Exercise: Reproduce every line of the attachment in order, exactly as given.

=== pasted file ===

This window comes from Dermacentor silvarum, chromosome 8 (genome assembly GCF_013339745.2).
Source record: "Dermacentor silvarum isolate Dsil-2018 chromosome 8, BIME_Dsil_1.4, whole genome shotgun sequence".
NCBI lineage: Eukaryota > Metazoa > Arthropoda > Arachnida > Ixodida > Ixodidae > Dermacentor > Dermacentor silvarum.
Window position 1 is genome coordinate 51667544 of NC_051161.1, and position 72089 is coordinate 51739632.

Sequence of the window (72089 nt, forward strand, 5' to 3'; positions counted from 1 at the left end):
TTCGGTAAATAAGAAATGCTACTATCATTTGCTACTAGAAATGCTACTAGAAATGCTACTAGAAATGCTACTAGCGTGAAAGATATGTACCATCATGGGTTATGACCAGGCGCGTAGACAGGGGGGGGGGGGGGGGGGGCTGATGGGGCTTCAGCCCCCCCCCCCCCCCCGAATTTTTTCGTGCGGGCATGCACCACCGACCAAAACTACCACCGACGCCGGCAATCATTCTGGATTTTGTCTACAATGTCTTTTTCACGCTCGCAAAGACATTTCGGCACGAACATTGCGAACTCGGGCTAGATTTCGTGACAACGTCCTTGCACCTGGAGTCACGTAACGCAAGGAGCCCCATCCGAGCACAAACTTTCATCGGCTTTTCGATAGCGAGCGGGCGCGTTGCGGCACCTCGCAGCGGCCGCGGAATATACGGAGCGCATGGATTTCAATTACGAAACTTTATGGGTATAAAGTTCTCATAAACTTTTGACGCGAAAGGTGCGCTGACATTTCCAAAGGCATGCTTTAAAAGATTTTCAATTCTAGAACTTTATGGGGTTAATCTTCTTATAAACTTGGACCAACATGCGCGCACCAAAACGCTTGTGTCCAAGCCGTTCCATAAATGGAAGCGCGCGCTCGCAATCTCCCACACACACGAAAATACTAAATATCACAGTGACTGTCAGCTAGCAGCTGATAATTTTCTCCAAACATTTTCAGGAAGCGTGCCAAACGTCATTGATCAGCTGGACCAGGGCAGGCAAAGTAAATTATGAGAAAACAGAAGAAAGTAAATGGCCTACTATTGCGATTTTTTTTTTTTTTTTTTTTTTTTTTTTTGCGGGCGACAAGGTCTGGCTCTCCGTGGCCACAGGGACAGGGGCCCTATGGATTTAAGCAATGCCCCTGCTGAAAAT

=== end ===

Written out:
This window comes from Dermacentor silvarum, chromosome 8 (genome assembly GCF_013339745.2).
Source record: "Dermacentor silvarum isolate Dsil-2018 chromosome 8, BIME_Dsil_1.4, whole genome shotgun sequence".
NCBI lineage: Eukaryota > Metazoa > Arthropoda > Arachnida > Ixodida > Ixodidae > Dermacentor > Dermacentor silvarum.
Window position 1 is genome coordinate 51667544 of NC_051161.1, and position 72089 is coordinate 51739632.

Sequence of the window (72089 nt, forward strand, 5' to 3'; positions counted from 1 at the left end):
TTCGGTAAATAAGAAATGCTACTATCATTTGCTACTAGAAATGCTACTAGAAATGCTACTAGAAATGCTACTAGCGTGAAAGATATGTACCATCATGGGTTATGACCAGGCGCGTAGACAGGGGGGGGGGGGGGGGGGGCTGATGGGGCTTCAGCCCCCCCCCCCCCCCCGAATTTTTTCGTGCGGGCATGCACCACCGACCAAAACTACCACCGACGCCGGCAATCATTCTGGATTTTGTCTACAATGTCTTTTTCACGCTCGCAAAGACATTTCGGCACGAACATTGCGAACTCGGGCTAGATTTCGTGACAACGTCCTTGCACCTGGAGTCACGTAACGCAAGGAGCCCCATCCGAGCACAAACTTTCATCGGCTTTTCGATAGCGAGCGGGCGCGTTGCGGCACCTCGCAGCGGCCGCGGAATATACGGAGCGCATGGATTTCAATTACGAAACTTTATGGGTATAAAGTTCTCATAAACTTTTGACGCGAAAGGTGCGCTGACATTTCCAAAGGCATGCTTTAAAAGATTTTCAATTCTAGAACTTTATGGGGTTAATCTTCTTATAAACTTGGACCAACATGCGCGCACCAAAACGCTTGTGTCCAAGCCGTTCCATAAATGGAAGCGCGCGCTCGCAATCTCCCACACACACGAAAATACTAAATATCACAGTGACTGTCAGCTAGCAGCTGATAATTTTCTCCAAACATTTTCAGGAAGCGTGCCAAACGTCATTGATCAGCTGGACCAGGGCAGGCAAAGTAAATTATGAGAAAACAGAAGAAAGTAAATGGCCTACTATTGCGATTTTTTTTTTTTTTTTTTTTTTTTTTTTTGCGGGCGACAAGGTCTGGCTCTCCGTGGCCACAGGGACAGGGGCCCTATGGATTTAAGCAATGCCCCTGCTGAAAAT